I believe it is totally fine to choose a plant because its name resonates with you. I planted Blue Jacket hyacinths on the grave of my father-in-law, who was on the first ship hit at Pearl Harbor. I sent an assortment of daylilies with names like “Crimson Pirate” to my nephew, a then budding gardener. (My gifts are usually spot-on, but a box of roots did not thrill the young boy. His mother (my sister) did love them for years until something the guy truly did want – dogs – dug them up. Such is life.)
So when I decided to add to my iris collection Goodnight Moon was too sweet of a name to pass up. Now this plant has been divided a couple times, with one rhizome going to friend who raves about it every spring. Last year I moved a few rhizomes into a new bed by our deck and this spring it is reminding me why Goodnight Moon is my favorite iris. As I write this, she stands about three feet tall with at least five blooms. Although each bloom does not last long, they are so huge and numerous that this iris has been a show-stopper for quite some time. And, being an iris, no deer repellent has been needed.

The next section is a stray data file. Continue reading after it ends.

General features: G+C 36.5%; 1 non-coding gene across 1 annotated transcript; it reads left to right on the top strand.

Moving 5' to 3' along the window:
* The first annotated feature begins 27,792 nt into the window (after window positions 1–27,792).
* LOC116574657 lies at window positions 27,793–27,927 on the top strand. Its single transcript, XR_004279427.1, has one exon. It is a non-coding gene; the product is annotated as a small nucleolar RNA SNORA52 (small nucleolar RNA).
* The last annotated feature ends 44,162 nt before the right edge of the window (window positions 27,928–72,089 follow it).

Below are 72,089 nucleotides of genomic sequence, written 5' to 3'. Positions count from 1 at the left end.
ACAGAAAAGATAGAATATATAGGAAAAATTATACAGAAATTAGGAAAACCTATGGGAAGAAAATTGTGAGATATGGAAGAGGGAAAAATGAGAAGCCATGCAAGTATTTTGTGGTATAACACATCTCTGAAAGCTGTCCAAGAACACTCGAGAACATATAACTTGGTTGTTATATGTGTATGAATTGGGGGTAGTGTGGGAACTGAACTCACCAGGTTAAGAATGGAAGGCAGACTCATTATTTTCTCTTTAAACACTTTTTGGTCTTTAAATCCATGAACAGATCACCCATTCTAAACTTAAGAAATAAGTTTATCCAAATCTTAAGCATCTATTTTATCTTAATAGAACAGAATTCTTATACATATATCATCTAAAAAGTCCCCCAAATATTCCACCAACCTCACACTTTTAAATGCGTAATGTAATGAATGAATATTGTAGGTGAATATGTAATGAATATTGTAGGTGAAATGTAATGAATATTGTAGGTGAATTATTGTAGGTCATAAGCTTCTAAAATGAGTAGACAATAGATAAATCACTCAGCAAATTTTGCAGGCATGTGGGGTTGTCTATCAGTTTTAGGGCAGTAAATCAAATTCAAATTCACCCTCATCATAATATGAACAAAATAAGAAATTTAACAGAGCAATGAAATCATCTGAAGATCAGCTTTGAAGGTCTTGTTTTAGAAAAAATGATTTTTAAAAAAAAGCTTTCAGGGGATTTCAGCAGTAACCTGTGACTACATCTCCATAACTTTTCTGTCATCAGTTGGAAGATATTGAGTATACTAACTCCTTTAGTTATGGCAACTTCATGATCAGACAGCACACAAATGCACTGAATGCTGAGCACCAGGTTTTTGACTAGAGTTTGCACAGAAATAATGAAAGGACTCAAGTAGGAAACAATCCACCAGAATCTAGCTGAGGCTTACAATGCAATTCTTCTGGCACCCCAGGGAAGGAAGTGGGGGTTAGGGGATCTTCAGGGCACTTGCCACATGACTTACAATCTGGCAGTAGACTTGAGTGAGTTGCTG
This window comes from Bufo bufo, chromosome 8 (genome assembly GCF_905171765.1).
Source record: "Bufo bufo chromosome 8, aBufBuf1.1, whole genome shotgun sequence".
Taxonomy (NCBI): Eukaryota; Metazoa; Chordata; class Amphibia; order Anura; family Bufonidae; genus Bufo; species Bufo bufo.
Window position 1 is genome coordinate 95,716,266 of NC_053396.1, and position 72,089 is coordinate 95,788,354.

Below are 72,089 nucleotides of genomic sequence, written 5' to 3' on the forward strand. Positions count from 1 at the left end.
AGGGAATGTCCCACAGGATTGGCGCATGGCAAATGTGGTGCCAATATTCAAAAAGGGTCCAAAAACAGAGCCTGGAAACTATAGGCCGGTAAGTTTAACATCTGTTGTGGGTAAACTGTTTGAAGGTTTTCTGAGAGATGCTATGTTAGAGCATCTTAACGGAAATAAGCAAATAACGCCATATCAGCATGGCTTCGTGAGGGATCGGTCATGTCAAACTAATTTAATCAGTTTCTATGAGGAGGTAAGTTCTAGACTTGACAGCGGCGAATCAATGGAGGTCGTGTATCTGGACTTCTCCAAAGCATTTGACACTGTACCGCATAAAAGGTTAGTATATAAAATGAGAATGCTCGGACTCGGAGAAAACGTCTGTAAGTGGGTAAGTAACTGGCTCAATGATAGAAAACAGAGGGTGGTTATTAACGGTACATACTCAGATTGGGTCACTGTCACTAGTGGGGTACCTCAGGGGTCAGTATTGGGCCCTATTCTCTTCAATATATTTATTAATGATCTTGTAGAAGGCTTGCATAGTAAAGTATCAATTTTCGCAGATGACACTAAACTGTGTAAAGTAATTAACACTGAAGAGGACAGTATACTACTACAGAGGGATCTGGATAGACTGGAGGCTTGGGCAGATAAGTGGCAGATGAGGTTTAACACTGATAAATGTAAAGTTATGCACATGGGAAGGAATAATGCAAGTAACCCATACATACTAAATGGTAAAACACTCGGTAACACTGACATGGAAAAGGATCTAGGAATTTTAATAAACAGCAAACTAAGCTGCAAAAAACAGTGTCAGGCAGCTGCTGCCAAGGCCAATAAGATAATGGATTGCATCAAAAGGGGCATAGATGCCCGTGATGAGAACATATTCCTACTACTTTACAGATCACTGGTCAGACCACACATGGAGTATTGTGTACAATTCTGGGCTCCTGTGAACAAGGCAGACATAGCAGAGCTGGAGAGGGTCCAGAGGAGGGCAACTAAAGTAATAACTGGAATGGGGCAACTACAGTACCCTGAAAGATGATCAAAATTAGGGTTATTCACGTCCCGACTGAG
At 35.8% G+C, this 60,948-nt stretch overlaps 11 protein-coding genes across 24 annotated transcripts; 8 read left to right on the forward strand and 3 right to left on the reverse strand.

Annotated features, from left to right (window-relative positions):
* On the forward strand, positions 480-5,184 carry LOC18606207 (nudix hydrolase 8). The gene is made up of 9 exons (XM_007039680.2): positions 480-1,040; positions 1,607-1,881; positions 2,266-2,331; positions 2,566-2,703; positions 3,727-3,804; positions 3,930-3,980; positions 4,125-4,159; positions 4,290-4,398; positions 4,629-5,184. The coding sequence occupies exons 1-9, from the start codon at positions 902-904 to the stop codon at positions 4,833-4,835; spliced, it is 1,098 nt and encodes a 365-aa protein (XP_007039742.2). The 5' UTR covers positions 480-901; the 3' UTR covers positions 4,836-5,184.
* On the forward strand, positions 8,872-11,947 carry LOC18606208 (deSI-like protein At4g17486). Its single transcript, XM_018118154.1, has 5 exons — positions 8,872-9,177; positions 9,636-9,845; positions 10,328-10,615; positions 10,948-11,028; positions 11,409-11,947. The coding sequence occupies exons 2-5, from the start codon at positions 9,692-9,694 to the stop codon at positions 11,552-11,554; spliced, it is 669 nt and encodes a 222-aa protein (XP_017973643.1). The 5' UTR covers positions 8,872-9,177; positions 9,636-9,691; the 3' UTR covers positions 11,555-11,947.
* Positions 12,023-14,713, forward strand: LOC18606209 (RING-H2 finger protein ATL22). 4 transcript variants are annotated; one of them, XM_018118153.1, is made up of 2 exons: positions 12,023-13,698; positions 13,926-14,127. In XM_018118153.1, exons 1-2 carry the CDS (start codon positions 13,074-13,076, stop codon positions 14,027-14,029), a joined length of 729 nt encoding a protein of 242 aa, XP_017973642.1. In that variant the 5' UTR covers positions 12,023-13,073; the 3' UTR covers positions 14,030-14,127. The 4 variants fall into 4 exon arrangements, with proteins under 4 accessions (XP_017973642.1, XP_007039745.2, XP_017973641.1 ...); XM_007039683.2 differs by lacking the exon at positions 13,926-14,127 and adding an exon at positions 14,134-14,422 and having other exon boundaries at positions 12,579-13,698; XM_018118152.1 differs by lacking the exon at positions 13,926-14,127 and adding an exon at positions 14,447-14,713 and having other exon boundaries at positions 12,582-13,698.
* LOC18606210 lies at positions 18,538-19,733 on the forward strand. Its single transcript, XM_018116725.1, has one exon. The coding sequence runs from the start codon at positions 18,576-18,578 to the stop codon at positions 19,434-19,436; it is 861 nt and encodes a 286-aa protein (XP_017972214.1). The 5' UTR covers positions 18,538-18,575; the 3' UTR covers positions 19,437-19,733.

That deer resistant foliage is a great addition to the garden even when the blooms have gone. I think that once you cut back the stem, the linear, upright leaves add an architectural accent to the planting bed. And in a few years you can divide the iris and add that accent throughout your garden.
Loves Notes from the Garden
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